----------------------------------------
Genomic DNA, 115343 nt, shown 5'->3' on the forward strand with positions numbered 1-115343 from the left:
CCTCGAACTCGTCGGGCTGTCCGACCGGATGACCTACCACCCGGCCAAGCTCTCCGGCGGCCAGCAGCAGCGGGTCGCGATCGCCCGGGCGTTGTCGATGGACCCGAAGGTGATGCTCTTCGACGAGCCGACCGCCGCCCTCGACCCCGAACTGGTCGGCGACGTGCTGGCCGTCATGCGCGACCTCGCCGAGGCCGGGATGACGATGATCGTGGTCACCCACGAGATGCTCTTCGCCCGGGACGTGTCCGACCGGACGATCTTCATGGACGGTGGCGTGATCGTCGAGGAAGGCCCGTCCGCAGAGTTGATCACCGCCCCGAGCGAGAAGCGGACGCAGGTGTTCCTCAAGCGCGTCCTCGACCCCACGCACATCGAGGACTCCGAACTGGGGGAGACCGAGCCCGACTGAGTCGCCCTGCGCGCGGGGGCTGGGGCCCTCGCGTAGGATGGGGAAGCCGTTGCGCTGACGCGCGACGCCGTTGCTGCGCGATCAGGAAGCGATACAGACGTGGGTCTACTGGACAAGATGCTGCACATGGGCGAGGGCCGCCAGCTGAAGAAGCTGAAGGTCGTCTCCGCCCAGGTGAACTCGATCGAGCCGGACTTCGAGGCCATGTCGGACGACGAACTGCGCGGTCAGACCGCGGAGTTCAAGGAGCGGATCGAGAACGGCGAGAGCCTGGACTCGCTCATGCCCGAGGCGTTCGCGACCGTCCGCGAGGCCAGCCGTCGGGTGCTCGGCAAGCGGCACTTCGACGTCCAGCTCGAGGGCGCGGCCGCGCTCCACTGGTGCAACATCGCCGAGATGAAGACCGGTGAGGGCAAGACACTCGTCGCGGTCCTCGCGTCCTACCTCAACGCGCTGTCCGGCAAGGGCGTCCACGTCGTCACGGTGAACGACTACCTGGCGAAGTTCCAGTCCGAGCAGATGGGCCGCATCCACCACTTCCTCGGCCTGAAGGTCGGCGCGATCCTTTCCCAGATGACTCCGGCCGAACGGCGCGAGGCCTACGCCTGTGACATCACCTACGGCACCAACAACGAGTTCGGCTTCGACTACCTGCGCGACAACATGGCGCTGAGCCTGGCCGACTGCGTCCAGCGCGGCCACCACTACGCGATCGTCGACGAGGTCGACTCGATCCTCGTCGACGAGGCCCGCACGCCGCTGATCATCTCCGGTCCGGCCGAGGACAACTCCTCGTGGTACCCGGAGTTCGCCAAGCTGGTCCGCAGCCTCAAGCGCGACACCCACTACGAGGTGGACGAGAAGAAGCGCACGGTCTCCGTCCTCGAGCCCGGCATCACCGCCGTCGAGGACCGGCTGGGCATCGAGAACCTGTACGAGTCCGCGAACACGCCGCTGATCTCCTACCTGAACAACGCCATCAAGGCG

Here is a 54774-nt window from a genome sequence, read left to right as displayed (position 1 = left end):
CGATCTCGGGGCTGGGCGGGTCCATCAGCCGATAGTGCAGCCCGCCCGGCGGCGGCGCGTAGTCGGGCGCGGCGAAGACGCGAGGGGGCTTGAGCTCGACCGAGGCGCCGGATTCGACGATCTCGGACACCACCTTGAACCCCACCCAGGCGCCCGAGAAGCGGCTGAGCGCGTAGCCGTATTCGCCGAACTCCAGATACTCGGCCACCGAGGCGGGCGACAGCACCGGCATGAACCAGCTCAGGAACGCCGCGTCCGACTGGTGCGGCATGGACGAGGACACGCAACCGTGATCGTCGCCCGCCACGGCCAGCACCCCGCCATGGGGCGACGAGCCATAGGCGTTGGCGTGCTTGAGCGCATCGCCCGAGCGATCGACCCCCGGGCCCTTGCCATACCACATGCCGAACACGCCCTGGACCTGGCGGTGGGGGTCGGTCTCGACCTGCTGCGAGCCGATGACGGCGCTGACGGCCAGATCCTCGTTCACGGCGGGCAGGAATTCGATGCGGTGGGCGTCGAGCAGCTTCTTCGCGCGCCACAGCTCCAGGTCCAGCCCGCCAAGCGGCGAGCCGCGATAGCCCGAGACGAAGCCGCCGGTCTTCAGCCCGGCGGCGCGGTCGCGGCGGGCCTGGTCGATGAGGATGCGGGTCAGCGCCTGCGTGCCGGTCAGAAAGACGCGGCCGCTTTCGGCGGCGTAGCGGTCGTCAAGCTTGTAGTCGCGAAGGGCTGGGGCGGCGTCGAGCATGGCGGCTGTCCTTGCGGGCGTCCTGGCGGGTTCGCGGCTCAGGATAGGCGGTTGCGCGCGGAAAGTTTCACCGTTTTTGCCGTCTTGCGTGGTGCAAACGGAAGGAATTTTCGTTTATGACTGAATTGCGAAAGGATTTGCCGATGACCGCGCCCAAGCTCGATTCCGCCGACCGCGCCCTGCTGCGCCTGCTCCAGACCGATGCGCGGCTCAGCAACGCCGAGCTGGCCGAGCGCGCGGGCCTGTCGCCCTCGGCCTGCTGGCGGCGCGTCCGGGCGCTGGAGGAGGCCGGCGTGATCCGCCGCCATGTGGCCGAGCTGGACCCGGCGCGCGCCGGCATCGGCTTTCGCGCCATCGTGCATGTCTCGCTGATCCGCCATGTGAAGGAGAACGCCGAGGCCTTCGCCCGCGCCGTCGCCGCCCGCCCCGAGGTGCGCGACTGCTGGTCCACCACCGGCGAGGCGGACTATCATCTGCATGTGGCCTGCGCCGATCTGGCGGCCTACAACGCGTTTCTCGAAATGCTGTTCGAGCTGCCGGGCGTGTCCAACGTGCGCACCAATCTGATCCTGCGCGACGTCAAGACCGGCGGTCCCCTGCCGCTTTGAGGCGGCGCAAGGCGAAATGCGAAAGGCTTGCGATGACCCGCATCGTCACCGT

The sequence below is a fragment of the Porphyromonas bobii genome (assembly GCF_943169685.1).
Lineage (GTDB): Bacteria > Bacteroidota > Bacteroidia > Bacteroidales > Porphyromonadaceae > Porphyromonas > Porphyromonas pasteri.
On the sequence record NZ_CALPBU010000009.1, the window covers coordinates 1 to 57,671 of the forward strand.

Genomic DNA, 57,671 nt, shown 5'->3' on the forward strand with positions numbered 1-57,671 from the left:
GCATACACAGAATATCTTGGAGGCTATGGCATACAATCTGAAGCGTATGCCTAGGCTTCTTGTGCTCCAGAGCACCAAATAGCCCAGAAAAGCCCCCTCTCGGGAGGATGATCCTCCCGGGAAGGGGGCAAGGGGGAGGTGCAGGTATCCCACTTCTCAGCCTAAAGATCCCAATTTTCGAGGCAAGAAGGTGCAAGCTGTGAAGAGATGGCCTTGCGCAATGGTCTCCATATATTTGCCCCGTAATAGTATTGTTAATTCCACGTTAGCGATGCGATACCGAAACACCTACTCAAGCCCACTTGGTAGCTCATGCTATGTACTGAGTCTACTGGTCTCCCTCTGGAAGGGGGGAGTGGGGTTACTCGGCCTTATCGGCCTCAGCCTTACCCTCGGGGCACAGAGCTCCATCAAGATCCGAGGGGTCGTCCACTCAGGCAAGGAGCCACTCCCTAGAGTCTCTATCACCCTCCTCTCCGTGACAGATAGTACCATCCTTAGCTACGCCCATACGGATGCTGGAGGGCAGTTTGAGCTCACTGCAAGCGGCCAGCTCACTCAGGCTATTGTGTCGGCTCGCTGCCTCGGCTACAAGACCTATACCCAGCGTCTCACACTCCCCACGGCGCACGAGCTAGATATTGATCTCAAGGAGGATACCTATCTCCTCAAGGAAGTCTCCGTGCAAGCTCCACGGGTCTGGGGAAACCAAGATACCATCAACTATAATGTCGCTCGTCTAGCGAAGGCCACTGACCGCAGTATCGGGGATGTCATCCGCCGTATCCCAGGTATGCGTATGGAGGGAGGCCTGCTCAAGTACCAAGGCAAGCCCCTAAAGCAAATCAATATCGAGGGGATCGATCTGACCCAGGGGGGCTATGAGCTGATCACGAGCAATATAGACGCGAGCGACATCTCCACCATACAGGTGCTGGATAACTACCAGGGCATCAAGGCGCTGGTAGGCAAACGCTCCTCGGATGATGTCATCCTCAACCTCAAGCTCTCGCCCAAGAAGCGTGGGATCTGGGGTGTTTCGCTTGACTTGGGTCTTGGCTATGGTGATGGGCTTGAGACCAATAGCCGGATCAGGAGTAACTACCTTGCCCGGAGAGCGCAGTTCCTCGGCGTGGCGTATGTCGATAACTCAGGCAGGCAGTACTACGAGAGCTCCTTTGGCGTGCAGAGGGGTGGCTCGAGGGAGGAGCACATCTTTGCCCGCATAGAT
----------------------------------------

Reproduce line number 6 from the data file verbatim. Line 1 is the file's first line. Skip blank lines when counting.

Lineage (GTDB): Bacteria > Bacteroidota > Bacteroidia > Bacteroidales > Porphyromonadaceae > Porphyromonas > Porphyromonas pasteri.